Taking an ethnic DNA test can be an extremely eye-opening experience. Not only does it reveal where a person’s ancestors came from, it reminds people of the fact that as human beings, we are all very mixed. There is not one person on planet earth who only belongs to one ethnic background. While some people may have a more homogenous background, everyone has ancestry stemming from multiple locations.
On our Facebook page, we publish mini blogs bi weekly which address a multitude of topics revolving around specific ethnic groups, and DNA testing. This blog acknowledges that there are usually two main methods for determining one’s ancestry: a family tree, or an ethnic DNA test. As the blog points out, there are sometimes issues with the information a family tree can provide: First of all, what are the odds that a person even has a detailed family tree to begin with? Second, what is the chance that the family tree is 100% accurate? Even if someone has a family tree that dates all the way back to England in the 1600’s, how can anyone verify that all the ancestors of that person came from Britain? Just because someone was born in Britain does not automatically make their origin British. Furthermore, adoptions as well as citizenship changes could easily have taken place. Many nations encountered invasions at some point in time where mixing took place. Also, many neighbouring countries have had contact with each other over time. Ukraine for example, is a country in Eastern Europe which neighbours seven nations, and connects Europe to the Middle East. Throughout history, Ukraine has endured invasions from not only its neighbours, but also from Turkish, Mongol, Swedish, German, Greek, and Iranian tribes. With all this contact, there is almost no chance a Ukrainian would not have some admixture from one or more of the tribes mentioned above.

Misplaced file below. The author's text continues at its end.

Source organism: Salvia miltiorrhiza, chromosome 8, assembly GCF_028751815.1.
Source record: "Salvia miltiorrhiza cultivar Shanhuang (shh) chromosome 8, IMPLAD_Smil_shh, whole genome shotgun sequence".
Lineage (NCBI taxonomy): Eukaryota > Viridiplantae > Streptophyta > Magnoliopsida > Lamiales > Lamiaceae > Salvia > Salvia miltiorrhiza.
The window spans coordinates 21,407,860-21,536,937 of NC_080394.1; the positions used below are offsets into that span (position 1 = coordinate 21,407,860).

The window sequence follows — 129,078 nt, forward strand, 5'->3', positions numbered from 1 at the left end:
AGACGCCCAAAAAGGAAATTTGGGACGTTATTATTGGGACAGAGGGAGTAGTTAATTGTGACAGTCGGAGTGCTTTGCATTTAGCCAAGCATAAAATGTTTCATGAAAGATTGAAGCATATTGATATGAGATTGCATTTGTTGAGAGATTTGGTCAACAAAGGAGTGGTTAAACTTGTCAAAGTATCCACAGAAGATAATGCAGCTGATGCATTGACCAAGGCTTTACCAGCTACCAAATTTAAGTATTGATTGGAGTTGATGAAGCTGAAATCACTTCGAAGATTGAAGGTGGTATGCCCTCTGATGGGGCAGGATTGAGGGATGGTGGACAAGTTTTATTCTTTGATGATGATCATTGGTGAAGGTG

If one thinks it is plausible that all of one’s ancestors originated in one place, let us look at the number of ancestors you have per generation. One generation back refers to your parents, in which you have two ancestors. Three generations back you already have eight ancestors. How about ten generations back? Ten generations back you have 1024 ancestors. What do you think are the odds that each ancestor of these 1024 all originated from the same place? The answer is that this is extremely unlikely. As mentioned before, even if your ancestors did in fact remain stationary, mixing still took place as a result of invasions, adoptions, and influences from neighbouring societies.